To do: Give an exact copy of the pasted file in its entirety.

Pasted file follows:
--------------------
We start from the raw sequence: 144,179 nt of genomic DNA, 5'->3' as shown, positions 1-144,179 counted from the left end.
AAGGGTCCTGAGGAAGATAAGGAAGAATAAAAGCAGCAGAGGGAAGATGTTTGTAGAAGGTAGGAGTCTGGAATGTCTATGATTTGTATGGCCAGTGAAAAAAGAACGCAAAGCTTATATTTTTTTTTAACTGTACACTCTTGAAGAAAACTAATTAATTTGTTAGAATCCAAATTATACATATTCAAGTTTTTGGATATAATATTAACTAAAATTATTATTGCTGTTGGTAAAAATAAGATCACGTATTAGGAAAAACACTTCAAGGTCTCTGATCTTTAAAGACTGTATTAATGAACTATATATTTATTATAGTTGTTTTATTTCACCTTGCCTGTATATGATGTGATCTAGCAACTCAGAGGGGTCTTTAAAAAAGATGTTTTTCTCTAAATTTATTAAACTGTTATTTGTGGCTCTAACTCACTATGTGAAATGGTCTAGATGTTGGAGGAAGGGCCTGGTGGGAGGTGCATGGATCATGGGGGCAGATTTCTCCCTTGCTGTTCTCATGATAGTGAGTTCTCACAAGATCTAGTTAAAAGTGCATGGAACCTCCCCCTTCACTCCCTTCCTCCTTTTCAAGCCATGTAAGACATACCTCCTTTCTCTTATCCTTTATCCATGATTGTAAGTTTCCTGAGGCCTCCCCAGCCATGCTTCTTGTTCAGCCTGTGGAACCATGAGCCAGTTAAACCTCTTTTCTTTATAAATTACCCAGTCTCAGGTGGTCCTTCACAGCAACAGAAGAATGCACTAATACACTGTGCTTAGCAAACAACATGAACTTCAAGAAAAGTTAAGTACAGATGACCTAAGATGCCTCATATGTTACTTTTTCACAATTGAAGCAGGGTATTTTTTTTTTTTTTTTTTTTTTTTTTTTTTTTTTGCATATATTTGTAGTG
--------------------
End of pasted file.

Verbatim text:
We start from the raw sequence: 144,179 nt of genomic DNA, 5'->3' as shown, positions 1-144,179 counted from the left end.
AAGGGTCCTGAGGAAGATAAGGAAGAATAAAAGCAGCAGAGGGAAGATGTTTGTAGAAGGTAGGAGTCTGGAATGTCTATGATTTGTATGGCCAGTGAAAAAAGAACGCAAAGCTTATATTTTTTTTTAACTGTACACTCTTGAAGAAAACTAATTAATTTGTTAGAATCCAAATTATACATATTCAAGTTTTTGGATATAATATTAACTAAAATTATTATTGCTGTTGGTAAAAATAAGATCACGTATTAGGAAAAACACTTCAAGGTCTCTGATCTTTAAAGACTGTATTAATGAACTATATATTTATTATAGTTGTTTTATTTCACCTTGCCTGTATATGATGTGATCTAGCAACTCAGAGGGGTCTTTAAAAAAGATGTTTTTCTCTAAATTTATTAAACTGTTATTTGTGGCTCTAACTCACTATGTGAAATGGTCTAGATGTTGGAGGAAGGGCCTGGTGGGAGGTGCATGGATCATGGGGGCAGATTTCTCCCTTGCTGTTCTCATGATAGTGAGTTCTCACAAGATCTAGTTAAAAGTGCATGGAACCTCCCCCTTCACTCCCTTCCTCCTTTTCAAGCCATGTAAGACATACCTCCTTTCTCTTATCCTTTATCCATGATTGTAAGTTTCCTGAGGCCTCCCCAGCCATGCTTCTTGTTCAGCCTGTGGAACCATGAGCCAGTTAAACCTCTTTTCTTTATAAATTACCCAGTCTCAGGTGGTCCTTCACAGCAACAGAAGAATGCACTAATACACTGTGCTTAGCAAACAACATGAACTTCAAGAAAAGTTAAGTACAGATGACCTAAGATGCCTCATATGTTACTTTTTCACAATTGAAGCAGGGTATTTTTTTTTTTTTTTTTTTTTTTTTTTTTTTTTTGCATATATTTGTAGTG